Seven. That’s the amount of pills I have to take every day in order to stay even slightly sane.
My dosage has changed since I began medication in 2013; I’ve had as little as two to as many as ten per day. The perfect cocktail changes as my mental health does. Too high of a dose of antidepressants could lead to mania, while too high of a dose of antipsychotics could lead to depression.
It’s difficult to just hover in the middle of the two spectrums for a prolonged period of time. And even when I do, I still struggle daily from anxiety.
My psychiatrist likes to describe me as having “high-functioning anxiety” that just happened to come packaged with my bipolarity. Sometimes I don’t really believe the “high-functioning” part of that. But I guess I do function decently well in the real world most of the time. For me anxiety often manifests in perfectionism, tenacity, and introversion. At the same time it also manifests in panic and anxiety attacks, and acute agoraphobia.
Have you ever had a severe panic attack? It feels like there’s something so heavy on your chest that you can’t breathe. Simultaneously your heartbeat speeds up to dangerously high levels and you start crying and shaking so much that you feel like absolutely nothing can help you. Now imagine that for a good 15-20 minutes… That’s a panic attack. At least for me.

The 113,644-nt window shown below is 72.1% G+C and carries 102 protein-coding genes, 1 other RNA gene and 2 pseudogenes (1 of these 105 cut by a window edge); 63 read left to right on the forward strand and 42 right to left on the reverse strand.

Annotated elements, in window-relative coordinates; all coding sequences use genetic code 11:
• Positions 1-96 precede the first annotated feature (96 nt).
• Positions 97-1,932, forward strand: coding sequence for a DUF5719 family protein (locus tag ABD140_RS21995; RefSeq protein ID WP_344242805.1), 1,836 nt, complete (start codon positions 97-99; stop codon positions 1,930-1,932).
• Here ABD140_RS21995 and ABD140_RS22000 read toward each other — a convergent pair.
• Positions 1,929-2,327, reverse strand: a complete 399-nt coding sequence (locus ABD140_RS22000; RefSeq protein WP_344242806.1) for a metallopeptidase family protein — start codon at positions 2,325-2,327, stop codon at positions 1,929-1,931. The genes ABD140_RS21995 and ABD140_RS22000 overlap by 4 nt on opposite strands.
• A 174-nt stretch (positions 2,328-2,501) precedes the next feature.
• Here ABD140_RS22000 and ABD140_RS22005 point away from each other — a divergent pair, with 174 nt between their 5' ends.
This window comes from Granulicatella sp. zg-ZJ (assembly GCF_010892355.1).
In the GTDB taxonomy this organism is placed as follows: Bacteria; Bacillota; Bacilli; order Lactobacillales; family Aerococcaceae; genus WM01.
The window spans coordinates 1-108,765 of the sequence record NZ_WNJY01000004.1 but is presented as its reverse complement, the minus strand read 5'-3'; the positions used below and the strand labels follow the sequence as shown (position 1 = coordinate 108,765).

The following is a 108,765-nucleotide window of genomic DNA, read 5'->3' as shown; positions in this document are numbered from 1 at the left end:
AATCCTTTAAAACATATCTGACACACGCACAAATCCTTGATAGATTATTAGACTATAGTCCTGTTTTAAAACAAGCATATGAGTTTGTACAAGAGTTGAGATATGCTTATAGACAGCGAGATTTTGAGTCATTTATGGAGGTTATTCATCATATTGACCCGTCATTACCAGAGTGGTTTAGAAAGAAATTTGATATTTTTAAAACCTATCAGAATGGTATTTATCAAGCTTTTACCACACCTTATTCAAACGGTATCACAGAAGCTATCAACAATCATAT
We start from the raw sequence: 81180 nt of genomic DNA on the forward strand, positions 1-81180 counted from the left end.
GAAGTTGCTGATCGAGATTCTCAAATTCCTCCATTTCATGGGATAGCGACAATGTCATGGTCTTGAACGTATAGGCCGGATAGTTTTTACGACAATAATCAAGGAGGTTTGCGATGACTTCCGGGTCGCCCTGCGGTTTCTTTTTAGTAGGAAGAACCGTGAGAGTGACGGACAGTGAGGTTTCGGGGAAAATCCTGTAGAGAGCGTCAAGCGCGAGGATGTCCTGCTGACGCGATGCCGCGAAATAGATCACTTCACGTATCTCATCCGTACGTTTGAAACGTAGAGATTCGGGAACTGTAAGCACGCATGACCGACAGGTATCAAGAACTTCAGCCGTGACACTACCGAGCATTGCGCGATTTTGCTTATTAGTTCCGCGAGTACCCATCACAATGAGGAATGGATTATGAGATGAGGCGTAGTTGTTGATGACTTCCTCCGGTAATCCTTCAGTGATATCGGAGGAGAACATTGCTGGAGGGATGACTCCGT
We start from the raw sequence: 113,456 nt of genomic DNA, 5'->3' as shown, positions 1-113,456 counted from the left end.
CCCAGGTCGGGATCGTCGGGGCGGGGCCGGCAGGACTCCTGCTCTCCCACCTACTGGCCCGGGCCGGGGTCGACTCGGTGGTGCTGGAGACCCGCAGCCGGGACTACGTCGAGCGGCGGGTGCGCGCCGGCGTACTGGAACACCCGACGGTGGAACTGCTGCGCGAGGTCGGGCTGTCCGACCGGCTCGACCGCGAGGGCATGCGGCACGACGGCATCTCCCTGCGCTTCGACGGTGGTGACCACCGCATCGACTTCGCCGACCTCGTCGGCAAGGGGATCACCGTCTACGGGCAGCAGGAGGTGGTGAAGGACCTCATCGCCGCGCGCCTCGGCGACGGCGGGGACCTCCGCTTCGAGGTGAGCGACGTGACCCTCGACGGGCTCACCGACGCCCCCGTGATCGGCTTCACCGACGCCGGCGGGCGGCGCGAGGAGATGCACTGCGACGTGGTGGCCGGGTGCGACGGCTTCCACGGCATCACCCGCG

And sometimes it happens a few times a day without warning.
When I was younger – and by younger I mean around nineteen – I would crawl into my closet and cry until it passed. It’s the only time I can actually tolerate an enclosed space because it felt safe. Most of the time enclosed spaces give me panic attacks. Funny, huh?
Sometimes I’m scared that I won’t actually be able to live a relatively “normal” life. Some seemingly trivial tasks and daily activities can be overwhelming for me: answering the phone, leaving my room, responding to messages, talking to strangers, etc etc. It sounds ridiculous and I’m often misunderstood as being cold or irresponsible, but these are my actual fears. If having anxiety has taught me anything, it’s that the fight or flight response, mostly the latter, is very real.
These days I spend a lot of time wishing I didn’t have to live this way…
It’s frustrating having to constantly figure out which part of my actions are actually my conscious decision or just a consequence of my mental health.
It’s lonely being an outsider and feeling isolated from most of the world because I just don’t know if I’ll have some kind of an emotional breakdown during a party, or even class.
It’s painful feeling like I’m an inconvenience to those I love dearly…
It’s tiring having to apologise for my actions… whether or not they were actually my fault.
I’m just… tired.